Lakes are important components of the climate system and can affect regional climate by modulating surface albedo, surface energy and moisture budgets. The earlier versions of CRCM did not have lakes, except for the Great Lakes that were modelled using a mixed-layer lake model with thermodynamic ice treatment. Based on the offline analysis of available lake models (Martynov, 2010), it was decided to retain two lake models, the Hostetler model (Hostetler, 1993) and the Flake model (Mirinov, 2007), which were implemented in CRCM5. Results showed that both formulations are able to adequately simulate the lake surface temperatures in the case of shallow lakes. However, for deep and large lakes such as the Great Lakes, the model was not able to simulate observed temperatures, due to lack of representation of dynamical processes in their column framework. Three-dimensional dynamical models are required to realistically simulate the thermal regime for these lakes and therefore the fluxes at the lake-atmosphere interface. It is proposed here to implement NEMO (Madec, 2008) to model large lakes (such as the Laurentian Great Lakes and Great Lakes of the Mackenzie River basin) and their impact on regional climate. The choice of the model NEMO is based on the fact that the same model is used in the NWP GEM model at EC. This work will be done in collaboration with scientists at ‘Recherche en Prévision Numérique’ (RPN) and CCCma, since they have the experience of dynamical ocean coupling. The current horizontal resolution of CRCM5 (~10 km) is approaching that of 3D-ocean/lake models (2-5 km), making the coupling realizable.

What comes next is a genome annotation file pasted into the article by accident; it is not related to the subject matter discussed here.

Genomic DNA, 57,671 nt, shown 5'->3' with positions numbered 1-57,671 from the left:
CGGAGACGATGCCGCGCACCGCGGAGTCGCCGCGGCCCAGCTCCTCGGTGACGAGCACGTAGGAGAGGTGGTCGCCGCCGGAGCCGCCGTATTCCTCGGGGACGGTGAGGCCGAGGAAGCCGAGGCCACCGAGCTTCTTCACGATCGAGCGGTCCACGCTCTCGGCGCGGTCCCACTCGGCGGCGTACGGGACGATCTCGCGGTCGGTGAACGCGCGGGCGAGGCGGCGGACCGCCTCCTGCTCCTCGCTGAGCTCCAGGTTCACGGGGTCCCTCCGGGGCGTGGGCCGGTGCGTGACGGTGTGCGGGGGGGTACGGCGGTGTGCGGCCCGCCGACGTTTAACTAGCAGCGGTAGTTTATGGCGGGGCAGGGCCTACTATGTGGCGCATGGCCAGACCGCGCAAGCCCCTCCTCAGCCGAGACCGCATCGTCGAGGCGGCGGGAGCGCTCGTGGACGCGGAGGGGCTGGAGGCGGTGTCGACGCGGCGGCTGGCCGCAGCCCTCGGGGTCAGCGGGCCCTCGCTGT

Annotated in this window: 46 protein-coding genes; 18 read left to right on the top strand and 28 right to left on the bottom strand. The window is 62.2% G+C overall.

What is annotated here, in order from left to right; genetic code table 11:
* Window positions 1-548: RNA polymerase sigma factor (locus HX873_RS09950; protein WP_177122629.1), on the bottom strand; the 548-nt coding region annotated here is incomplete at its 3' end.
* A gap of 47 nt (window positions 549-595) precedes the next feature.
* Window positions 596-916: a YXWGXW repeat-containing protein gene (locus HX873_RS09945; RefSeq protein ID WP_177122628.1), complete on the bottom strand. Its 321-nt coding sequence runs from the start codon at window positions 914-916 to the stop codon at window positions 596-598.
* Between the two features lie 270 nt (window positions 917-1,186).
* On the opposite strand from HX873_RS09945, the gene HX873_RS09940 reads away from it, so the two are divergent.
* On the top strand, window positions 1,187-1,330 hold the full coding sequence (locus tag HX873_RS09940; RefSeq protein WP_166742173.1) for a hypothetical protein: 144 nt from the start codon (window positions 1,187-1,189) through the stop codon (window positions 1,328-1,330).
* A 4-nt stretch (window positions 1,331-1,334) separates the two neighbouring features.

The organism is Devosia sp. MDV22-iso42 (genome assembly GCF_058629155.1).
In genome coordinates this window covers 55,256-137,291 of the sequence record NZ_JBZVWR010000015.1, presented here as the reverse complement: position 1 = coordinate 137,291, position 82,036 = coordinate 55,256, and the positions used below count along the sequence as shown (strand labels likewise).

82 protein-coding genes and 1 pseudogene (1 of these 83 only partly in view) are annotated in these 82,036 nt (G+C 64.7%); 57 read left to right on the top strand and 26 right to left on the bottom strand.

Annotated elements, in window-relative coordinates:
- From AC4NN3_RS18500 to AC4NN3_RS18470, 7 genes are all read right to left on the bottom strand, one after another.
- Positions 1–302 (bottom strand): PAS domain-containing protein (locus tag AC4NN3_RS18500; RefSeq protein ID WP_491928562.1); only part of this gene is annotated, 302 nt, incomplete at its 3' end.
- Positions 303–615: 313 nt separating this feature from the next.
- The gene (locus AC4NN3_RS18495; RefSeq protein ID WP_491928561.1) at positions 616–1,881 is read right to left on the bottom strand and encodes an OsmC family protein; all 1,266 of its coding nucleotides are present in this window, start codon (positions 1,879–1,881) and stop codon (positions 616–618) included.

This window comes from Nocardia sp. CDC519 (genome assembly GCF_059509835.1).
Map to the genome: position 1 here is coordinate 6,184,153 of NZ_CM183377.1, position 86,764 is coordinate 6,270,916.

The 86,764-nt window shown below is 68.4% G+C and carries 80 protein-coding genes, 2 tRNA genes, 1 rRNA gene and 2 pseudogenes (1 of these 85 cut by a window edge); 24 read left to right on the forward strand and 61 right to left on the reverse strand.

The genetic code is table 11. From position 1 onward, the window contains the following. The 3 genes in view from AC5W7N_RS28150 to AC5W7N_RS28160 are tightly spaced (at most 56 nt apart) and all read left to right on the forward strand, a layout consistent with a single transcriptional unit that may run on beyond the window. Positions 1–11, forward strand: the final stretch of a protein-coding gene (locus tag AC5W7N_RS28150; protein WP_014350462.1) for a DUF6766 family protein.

The coupled model will be used to address science questions such as: How Great-Lakes modulate regional climate? How does the regional hydrology change from current to future climate? How well the high-resolution coupled simulations capture lake-effect snow?